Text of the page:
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Bone to Pick

A voice lost in the shadow of Buddy Holly demands his due. Question is, what took him so long?

"They're still embarrassed that they didn't do the singing," he says. "People nowadays will say, 'Oh well, that's okay. Backup vocalists, they don't get mentioned.' But those backup vocalists are not presented as a group. Say, for instance, with Elvis Presley, the Jordanaires did his backup vocals. They're on the labels, and we were supposed to be."

A source close to the Holly/Picks issue who preferred not to be named admits that Pickering does tend to be pushy about the whole lack-of-recognition issue, but that his intentions are sincere and don't center around getting rich off the Crickets association. Indeed, Pickering contends he never had any designs on making a fortune off the Picks.

"I just want to get the music out there," he says.
The way Pickering has managed "to get the music out there" is hard to believe. Back in 1984, he somehow convinced MCA Distributing Corporation's Steve Hoffman to part temporarily with safety copies of some of Holly's master tapes from 1956 to 1959. He claims it took only one phone call to Hoffman, who was a big Buddy Holly fan, and the tapes were on their way. The package that arrived at Pickering's Bellaire home contained recordings both of familiar classics and a pre-Crickets LP Holly cut in Nashville that his then-label, Decca, chose not to release.

Pickering called the other two Picks together, and the reunited group took the tapes to producer A.V. Mittelstet at Houston's Sound Masters Recording. In February '84, the Picks started with nine songs that Pickering selected from Holly's Nashville sessions. The sound from the original recording was enhanced with some studio tinkering, and the Picks overdubbed backup vocals. From there, they moved on to the hits "True Love Ways," "Everyday," "Peggy Sue" and other lesser known Holly tunes.

Pickering estimates that the Picks overdubbed 60 tracks in all before sending the master duplicates back to Hoffman. The vocal additions ranged from discreet and pleasantly welcome ("True Love Ways," "Love Me") to oddly curious ("Everyday," "Reminiscing") to awkward and intrusive ("You're So Square," "Peggy Sue"). Whether fans can tolerate such messing about with near perfection will likely depend on their opinion of the Picks's original 1957 contributions, and on their thirst for fresh takes on Holly's work. For his part, Holly historian Bill Griggs says he has no problem with the new overdubs.

"I like the Picks," says Griggs. "I like what they've done. Go get a bootleg copy of 'Oh Boy' un-dubbed. It's a very empty song, and it's empty because all these years in our minds we have heard those background vocals. Sure, they sound dated, but it's still a classic."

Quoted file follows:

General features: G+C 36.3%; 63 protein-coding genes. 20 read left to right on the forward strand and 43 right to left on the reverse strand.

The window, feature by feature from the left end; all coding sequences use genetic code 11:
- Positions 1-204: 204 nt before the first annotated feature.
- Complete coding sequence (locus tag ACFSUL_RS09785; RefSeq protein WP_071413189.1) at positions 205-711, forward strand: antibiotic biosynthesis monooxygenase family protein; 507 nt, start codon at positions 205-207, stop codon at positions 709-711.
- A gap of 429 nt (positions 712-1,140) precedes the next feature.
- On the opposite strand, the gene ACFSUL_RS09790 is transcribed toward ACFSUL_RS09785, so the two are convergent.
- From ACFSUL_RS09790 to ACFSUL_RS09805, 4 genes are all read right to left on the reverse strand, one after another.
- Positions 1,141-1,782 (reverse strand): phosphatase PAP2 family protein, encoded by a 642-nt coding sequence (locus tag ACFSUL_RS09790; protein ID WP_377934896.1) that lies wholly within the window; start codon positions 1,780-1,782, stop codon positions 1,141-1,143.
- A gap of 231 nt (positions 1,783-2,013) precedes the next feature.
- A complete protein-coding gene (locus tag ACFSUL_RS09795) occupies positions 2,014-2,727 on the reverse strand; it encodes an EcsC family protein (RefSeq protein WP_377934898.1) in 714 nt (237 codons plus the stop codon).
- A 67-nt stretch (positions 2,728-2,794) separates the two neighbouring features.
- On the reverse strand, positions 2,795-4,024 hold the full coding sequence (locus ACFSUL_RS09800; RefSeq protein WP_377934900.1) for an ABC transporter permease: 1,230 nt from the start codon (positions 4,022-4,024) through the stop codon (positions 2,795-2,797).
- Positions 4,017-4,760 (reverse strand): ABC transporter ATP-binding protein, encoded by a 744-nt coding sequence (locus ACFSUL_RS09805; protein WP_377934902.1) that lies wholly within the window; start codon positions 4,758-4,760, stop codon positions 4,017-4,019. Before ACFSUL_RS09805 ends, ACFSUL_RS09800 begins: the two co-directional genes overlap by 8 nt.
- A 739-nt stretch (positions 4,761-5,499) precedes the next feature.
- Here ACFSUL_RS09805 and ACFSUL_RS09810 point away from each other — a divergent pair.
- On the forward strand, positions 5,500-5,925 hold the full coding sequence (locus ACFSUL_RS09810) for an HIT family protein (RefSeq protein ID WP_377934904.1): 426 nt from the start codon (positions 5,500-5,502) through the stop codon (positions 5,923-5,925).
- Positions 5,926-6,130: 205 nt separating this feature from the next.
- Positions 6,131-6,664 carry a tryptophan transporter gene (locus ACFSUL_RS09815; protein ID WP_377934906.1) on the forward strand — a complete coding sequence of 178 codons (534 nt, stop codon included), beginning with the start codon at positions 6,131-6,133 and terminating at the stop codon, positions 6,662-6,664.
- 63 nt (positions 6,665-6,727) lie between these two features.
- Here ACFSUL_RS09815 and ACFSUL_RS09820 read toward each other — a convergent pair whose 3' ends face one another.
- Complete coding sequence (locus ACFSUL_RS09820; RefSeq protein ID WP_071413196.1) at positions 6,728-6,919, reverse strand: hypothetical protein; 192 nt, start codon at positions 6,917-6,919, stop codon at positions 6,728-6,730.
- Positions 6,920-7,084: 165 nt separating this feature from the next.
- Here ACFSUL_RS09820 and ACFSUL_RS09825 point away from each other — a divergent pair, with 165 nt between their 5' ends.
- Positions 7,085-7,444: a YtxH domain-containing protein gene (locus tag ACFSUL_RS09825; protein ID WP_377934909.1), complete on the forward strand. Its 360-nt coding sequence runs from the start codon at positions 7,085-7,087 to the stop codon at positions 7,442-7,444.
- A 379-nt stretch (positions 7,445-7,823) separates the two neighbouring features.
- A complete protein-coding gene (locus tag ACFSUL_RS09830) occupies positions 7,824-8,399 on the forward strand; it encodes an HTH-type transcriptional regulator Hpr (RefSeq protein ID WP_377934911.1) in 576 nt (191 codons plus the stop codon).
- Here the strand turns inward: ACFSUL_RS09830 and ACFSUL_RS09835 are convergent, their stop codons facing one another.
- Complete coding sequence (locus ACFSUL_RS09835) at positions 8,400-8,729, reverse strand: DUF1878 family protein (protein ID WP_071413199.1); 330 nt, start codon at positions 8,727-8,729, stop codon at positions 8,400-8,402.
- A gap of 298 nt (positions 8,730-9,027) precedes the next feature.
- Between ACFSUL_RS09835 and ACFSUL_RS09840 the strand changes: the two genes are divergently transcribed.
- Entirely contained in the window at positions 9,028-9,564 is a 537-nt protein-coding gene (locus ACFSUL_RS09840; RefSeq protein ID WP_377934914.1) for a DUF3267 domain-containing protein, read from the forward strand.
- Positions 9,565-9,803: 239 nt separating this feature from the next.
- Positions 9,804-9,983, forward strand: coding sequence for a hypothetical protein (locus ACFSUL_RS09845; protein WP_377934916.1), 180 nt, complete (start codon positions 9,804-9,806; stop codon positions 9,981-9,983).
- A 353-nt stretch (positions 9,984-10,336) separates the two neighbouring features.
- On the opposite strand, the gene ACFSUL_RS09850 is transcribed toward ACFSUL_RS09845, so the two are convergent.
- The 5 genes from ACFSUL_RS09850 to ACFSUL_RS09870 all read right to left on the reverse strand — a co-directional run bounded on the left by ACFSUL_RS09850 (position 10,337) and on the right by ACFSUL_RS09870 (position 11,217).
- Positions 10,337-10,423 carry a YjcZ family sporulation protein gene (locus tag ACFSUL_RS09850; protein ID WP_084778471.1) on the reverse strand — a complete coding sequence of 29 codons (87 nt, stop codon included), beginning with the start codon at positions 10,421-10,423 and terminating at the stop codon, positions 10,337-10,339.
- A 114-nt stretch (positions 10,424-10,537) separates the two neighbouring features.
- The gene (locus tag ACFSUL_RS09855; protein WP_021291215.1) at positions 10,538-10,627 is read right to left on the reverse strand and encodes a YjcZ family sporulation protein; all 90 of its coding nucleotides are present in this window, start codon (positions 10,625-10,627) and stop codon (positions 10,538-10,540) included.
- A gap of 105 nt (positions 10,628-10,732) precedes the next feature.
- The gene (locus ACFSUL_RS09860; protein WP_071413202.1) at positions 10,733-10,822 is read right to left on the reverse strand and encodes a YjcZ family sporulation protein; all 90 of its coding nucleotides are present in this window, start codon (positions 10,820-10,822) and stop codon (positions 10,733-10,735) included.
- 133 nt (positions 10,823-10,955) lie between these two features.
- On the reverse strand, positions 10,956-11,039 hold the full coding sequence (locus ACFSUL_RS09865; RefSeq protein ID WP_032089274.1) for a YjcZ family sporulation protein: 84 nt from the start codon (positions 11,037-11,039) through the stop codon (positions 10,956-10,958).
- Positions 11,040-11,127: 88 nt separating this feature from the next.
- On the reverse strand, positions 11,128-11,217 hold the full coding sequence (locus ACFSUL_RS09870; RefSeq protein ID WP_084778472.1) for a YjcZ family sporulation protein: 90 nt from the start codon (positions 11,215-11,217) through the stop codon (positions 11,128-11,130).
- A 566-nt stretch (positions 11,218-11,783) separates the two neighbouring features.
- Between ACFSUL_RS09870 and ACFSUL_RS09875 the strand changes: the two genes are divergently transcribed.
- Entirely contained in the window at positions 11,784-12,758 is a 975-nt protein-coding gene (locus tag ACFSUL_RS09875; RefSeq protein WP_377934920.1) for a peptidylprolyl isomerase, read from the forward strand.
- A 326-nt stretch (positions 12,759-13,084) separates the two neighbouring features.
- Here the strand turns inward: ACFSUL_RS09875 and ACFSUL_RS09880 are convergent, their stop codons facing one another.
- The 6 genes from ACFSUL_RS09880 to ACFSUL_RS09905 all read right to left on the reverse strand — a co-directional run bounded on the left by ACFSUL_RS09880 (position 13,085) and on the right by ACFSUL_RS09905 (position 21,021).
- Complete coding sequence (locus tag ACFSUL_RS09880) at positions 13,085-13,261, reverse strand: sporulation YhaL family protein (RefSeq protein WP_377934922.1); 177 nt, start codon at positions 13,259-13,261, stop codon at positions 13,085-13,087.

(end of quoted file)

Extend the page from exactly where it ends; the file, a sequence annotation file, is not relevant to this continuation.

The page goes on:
The question remains, though, given the value of the Holly catalog, why did MCA hand over its tapes to Pickering? "Maybe they have a guilty conscience," Pickering shrugs. "Maybe they think I've got a trunk full of evidence."

Evidently, there's a little more to it than that. The Picks recorded their new vocals in the hope that Hoffman would release the material, in one form or another, on MCA. That didn't happen, and evidence suggests that Pickering wasn't supposed to have been given access to the tapes in the first place. Apparently, Hoffman -- who failed to return phone calls from the Press -- had his own agenda. Soon after his correspondence with Pickering, he was fired by MCA after, among other things, some rare masters unearthed from Norman Petty's Clovis vaults found their way into the wrong hands and he was blamed for it.

Pickering, meanwhile, found a small market for his music overseas, where some of the new Picks-augmented tracks can be found on Holly compilations in England, Holland, Germany and Japan. In America, about a third of the redone tunes are available on two Picks Records releases -- 1986's vinyl-only The Original Chirping Sound and 1992's The Voices of the Crickets, both of which include Pickering's anemic present-day tribute to Holly, "Buddy Holly Not Fade Away." Pickering originally turned to Viceroy Records to arrange the national release of the Picks's 1992 CD, but alleged threats of legal action from MCA forced the New York-based label to scrap the idea.

"They told me that, in no uncertain terms, [that Pickering] didn't have the rights [to the Holly songs], and that there was potential legal cause if we put the record out," says Viceroy's chief operating officer, Anthony Roger.

Andy McKaie, MCA's vice president of catalog development, claims to have no knowledge of Viceroy's plan. "I haven't heard anything. I talked to Pickering probably six years ago, and he told me that he'd like to [get national distribution for his Holly/Picks recordings]," says McKaie. "He should just come to us and ask for a license, simple as that. But you can't go around selling something you don't own."

Pickering says he has neither the money nor the stomach for licensing hassles or lawsuits. So for now, the music is available by mail order only from Picks Records. If Pickering had his wish, MCA would come around and buy up the work he's done for inclusion on later Buddy Holly compilations. But at this point, the chances of an MCA buyout look small.

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